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Campaign Ads Effectiveness In 2012 Presidential Race Studied By Vanderbilt Team

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WASHINGTON -- As the presidential campaign kicks into high gear and tens of millions of dollars worth of political ads flood the airwaves in swing states, one question sticks out: How effective are 2012's political ads, really?

Amid massive advertising buys and dueling campaign war rooms, a team from Vanderbilt University and a market research firm YouGov have set out to determine just how much the presidential campaign ads of this election cycle are influencing American voters.

"The Vanderbilt You/Gov Ad Rating Project is a new effort to access, analyze and in some sense to describe the many ads that are appearing everyday to the American public," said John Geer, chair of Vanderbilt's political science department, in an introductory video. "It's important because we have an amazing amount of advertisements that are appearing and people, especially journalists, want to evaluate them, the public wants to know about them, and we don't really have a systematic reliable way to evaluate them."

Unlike traditional opinion sampling methods that rely on telephone surveys or in-person focus groups, the Vanderbilt/YouGov effort allows respondents to view the ad online immediately prior to taking a survey. Respondents then have the opportunity to rate the ad they've just seen. Surveyors pay special attention to emotional aspects of the ads, including whether the spot made a viewer feel hopeful or angry.

"Here we actually expose the actual ad to a representative sample of Americans and then they can tell us what they think about it," said Geer. "And that's actually at one level so obvious, but it hasn't been able to be done prior because you didn't have the YouGov technology."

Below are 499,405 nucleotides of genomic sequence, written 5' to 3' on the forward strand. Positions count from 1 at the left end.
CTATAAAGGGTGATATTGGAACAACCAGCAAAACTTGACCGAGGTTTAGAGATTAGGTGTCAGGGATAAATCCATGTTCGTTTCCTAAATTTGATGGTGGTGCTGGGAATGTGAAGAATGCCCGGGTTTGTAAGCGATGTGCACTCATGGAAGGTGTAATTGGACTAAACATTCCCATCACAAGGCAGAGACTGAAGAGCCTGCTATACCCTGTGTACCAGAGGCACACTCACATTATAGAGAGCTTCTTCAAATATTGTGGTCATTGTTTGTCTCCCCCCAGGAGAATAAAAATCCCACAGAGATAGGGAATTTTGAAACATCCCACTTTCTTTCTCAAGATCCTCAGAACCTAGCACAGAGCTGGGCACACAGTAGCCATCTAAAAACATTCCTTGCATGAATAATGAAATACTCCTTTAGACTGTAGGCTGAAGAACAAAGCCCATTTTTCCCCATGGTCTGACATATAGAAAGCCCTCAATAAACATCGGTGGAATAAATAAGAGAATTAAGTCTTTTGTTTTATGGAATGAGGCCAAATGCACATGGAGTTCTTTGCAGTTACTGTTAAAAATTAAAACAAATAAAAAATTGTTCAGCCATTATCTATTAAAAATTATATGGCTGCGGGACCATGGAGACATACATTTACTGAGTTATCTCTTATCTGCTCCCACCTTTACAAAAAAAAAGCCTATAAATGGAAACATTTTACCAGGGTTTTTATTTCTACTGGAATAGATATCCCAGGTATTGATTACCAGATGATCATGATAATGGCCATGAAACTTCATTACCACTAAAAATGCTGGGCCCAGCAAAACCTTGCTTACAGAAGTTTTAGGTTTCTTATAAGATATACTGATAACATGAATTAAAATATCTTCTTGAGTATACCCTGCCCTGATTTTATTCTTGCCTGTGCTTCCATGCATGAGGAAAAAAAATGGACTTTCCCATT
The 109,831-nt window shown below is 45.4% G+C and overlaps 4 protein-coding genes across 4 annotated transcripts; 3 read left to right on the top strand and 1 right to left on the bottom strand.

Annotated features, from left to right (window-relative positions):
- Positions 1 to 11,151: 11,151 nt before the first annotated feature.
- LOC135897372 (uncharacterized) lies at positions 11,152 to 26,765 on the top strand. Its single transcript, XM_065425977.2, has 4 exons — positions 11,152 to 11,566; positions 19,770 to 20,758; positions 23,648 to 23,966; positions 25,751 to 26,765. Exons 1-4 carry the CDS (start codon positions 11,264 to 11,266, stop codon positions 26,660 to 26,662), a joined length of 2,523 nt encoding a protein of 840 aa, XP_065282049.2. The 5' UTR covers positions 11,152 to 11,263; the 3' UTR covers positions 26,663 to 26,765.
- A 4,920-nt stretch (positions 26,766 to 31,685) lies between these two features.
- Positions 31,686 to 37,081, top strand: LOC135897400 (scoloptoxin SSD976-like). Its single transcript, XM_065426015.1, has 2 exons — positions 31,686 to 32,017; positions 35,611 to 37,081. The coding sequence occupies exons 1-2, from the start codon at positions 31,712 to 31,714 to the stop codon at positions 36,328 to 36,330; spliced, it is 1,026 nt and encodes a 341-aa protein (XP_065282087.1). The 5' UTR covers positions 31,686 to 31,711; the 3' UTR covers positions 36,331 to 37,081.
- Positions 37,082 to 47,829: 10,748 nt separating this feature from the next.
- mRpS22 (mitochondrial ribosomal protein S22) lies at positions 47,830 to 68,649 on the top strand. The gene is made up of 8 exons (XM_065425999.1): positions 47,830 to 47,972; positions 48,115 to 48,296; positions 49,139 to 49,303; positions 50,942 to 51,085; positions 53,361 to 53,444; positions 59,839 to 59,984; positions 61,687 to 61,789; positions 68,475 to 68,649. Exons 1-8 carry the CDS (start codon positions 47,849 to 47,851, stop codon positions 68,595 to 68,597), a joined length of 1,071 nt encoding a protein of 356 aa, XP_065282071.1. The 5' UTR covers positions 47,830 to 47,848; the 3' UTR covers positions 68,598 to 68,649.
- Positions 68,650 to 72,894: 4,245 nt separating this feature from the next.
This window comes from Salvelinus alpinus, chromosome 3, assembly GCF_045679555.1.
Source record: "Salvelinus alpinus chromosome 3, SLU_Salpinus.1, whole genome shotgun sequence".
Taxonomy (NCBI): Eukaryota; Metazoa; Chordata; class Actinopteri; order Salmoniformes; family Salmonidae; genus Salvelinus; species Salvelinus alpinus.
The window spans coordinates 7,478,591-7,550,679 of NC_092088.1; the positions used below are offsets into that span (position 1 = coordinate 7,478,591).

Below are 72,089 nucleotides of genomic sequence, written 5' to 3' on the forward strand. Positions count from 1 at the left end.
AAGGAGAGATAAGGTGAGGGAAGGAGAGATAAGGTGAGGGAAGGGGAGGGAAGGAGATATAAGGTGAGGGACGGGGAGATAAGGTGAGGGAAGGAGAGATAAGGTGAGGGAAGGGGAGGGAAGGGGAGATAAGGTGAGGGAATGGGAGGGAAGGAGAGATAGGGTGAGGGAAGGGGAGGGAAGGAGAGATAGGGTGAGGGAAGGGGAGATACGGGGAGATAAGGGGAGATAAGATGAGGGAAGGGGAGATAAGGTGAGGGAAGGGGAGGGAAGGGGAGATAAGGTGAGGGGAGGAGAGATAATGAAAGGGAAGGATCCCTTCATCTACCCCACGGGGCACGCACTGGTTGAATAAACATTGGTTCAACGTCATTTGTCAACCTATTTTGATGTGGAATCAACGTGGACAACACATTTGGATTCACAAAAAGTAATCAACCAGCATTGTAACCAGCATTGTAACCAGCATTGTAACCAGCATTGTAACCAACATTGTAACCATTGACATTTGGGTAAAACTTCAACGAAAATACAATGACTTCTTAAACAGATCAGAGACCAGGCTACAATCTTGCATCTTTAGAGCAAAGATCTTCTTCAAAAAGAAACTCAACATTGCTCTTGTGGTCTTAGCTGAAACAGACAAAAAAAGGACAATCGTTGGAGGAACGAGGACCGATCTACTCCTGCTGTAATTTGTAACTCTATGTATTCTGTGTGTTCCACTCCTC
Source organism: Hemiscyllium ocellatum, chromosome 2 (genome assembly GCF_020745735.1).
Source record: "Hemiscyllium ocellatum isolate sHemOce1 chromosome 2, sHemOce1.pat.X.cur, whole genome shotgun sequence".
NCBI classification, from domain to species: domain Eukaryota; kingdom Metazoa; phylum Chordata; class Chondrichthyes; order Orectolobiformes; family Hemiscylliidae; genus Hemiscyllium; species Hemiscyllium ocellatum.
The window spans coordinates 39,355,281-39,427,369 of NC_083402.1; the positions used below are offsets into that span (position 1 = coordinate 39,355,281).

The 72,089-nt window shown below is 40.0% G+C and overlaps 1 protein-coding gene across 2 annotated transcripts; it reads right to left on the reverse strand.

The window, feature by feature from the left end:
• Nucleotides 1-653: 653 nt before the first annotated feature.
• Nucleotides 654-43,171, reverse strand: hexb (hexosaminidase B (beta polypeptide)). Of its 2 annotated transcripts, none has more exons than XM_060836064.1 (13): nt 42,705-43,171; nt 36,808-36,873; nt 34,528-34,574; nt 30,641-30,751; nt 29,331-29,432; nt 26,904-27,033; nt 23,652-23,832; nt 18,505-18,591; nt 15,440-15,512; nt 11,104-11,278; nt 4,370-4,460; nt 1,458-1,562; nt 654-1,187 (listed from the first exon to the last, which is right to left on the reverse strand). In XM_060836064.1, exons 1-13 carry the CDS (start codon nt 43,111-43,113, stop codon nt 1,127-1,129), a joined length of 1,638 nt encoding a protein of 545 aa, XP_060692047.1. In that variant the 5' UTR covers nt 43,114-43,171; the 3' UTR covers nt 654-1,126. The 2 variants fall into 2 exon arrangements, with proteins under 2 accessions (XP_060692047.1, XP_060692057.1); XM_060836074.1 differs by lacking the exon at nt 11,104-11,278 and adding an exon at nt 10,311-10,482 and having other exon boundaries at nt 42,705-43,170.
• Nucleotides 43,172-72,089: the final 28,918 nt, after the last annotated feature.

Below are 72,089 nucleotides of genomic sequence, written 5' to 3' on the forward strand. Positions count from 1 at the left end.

President Barack Obama's ad "America the Beautiful" for example, in which Mitt Romney's rendition of the patriotic song plays as news reports accusing the Republican candidate of outsourcing and holding offshore bank accounts flash on screen, made 8 percent of respondents feel "hopeful," while 48 percent felt "disgusted." (The question did not specify a target for respondents' disgust.) As would be expected, 87 percent of Republicans and 27 percent of Democrats felt the negative ad was "unfair."

This immediate and in-depth analysis of individual political ads, just beginning to emerge from backroom campaign analysis and into the public domain, aims to further inform academic research and the decisions of those responsible for creating and placing ads that maximize donor dollars. While analysis of the emotional and social dimensions in such ads may seem trivial, experts said such information is crucial in targeting key constituencies that swing elections.

"It is phenomenally difficult to measure with precision what the effect of advertising is," said Ken Goldstein, professor of political science at the University of Wisconsin-Madison and president of Kantar Media's Campaign Media Analysis Group during a Brookings Institution panel discussion on political advertising Monday. "But advertising very, very much matters at the margin."

While targeting specific demographics by presidential campaigns is nothing new, the focus on new technology and efforts such as the Vanderbilt/YouGov team highlight the seriousness of the data "arms race" between the Obama and Romney campaigns. "I would check your website," Goldstein told the Vanderbilt/YouGov team leaders, Geer and Stanford University professor Doug Rivers. "I bet you'll get some hits from Boston and Chicago."

CORRECTION: Ken Goldstein's title is president of Kantar Media's Campaign Media Analysis Group, not president of Kantar Media.